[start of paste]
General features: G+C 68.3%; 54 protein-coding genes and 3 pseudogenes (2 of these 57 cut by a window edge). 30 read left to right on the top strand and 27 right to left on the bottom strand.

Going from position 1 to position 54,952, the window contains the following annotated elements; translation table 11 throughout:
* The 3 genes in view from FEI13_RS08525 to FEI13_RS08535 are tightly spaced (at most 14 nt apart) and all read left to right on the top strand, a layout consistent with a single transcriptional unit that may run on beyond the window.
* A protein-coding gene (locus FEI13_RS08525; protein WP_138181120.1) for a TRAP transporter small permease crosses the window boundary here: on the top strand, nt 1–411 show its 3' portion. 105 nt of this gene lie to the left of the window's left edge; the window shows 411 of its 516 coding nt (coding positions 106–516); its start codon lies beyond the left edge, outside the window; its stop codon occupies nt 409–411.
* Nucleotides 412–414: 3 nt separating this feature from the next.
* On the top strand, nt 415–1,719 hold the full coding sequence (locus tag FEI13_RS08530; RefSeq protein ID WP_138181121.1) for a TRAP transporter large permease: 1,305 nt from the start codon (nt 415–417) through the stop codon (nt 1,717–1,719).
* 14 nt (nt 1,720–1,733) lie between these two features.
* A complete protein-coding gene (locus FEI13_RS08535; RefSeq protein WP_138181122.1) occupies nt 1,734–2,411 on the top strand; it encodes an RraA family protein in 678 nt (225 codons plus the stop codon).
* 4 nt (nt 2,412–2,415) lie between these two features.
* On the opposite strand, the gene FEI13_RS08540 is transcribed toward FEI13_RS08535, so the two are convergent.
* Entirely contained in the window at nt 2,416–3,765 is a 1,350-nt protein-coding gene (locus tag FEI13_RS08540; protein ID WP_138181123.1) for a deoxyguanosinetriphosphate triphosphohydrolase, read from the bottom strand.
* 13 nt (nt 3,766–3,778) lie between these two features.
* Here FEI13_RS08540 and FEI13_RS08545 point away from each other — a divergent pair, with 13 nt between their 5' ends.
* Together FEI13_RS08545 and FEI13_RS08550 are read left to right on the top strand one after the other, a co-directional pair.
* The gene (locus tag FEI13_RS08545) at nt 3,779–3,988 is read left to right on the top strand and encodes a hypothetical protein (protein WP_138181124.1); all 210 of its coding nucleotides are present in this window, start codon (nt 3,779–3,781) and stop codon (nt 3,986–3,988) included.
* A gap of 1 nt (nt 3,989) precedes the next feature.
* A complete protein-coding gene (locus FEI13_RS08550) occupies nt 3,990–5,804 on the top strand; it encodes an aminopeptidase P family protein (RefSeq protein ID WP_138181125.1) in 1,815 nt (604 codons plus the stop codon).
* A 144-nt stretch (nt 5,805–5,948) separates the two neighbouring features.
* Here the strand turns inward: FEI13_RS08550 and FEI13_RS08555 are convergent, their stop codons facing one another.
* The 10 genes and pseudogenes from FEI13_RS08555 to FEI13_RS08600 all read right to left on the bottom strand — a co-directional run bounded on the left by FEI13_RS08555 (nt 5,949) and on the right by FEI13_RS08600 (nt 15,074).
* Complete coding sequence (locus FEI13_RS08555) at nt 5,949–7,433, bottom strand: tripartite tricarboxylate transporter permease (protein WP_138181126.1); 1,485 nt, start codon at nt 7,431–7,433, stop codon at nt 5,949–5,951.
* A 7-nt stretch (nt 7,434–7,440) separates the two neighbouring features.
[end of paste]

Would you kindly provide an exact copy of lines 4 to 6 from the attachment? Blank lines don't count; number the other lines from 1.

* A protein-coding gene (locus FEI13_RS08525; protein WP_138181120.1) for a TRAP transporter small permease crosses the window boundary here: on the top strand, nt 1–411 show its 3' portion. 105 nt of this gene lie to the left of the window's left edge; the window shows 411 of its 516 coding nt (coding positions 106–516); its start codon lies beyond the left edge, outside the window; its stop codon occupies nt 409–411.
* Nucleotides 412–414: 3 nt separating this feature from the next.
* On the top strand, nt 415–1,719 hold the full coding sequence (locus tag FEI13_RS08530; RefSeq protein ID WP_138181121.1) for a TRAP transporter large permease: 1,305 nt from the start codon (nt 415–417) through the stop codon (nt 1,717–1,719).